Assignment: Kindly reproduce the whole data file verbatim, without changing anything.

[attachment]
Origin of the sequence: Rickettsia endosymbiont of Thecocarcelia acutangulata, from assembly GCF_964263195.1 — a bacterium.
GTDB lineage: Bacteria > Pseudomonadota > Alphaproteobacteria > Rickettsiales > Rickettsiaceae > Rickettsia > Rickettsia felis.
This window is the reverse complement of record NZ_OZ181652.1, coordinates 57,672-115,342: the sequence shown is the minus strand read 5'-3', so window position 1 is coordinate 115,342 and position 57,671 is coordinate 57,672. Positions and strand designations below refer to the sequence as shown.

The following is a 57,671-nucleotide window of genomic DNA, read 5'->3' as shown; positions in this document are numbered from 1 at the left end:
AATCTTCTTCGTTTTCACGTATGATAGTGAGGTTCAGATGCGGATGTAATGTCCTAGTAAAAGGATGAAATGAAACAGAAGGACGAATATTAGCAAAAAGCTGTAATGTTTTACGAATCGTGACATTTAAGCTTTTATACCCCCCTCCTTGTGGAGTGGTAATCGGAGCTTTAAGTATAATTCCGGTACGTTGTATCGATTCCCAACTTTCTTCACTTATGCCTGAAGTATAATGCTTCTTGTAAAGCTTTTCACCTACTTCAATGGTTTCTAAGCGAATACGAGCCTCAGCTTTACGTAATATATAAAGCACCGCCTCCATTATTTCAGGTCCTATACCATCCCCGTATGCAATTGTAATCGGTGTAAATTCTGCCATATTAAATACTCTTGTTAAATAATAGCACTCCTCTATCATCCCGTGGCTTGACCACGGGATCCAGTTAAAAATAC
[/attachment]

Origin of the sequence: Rickettsia endosymbiont of Thecocarcelia acutangulata, from assembly GCF_964263195.1 — a bacterium.
GTDB lineage: Bacteria > Pseudomonadota > Alphaproteobacteria > Rickettsiales > Rickettsiaceae > Rickettsia > Rickettsia felis.
This window is the reverse complement of record NZ_OZ181652.1, coordinates 57,672-115,342: the sequence shown is the minus strand read 5'-3', so window position 1 is coordinate 115,342 and position 57,671 is coordinate 57,672. Positions and strand designations below refer to the sequence as shown.

The following is a 57,671-nucleotide window of genomic DNA, read 5'->3' as shown; positions in this document are numbered from 1 at the left end:
AATCTTCTTCGTTTTCACGTATGATAGTGAGGTTCAGATGCGGATGTAATGTCCTAGTAAAAGGATGAAATGAAACAGAAGGACGAATATTAGCAAAAAGCTGTAATGTTTTACGAATCGTGACATTTAAGCTTTTATACCCCCCTCCTTGTGGAGTGGTAATCGGAGCTTTAAGTATAATTCCGGTACGTTGTATCGATTCCCAACTTTCTTCACTTATGCCTGAAGTATAATGCTTCTTGTAAAGCTTTTCACCTACTTCAATGGTTTCTAAGCGAATACGAGCCTCAGCTTTACGTAATATATAAAGCACCGCCTCCATTATTTCAGGTCCTATACCATCCCCGTATGCAATTGTAATCGGTGTAAATTCTGCCATATTAAATACTCTTGTTAAATAATAGCACTCCTCTATCATCCCGTGGCTTGACCACGGGATCCAGTTAAAAATAC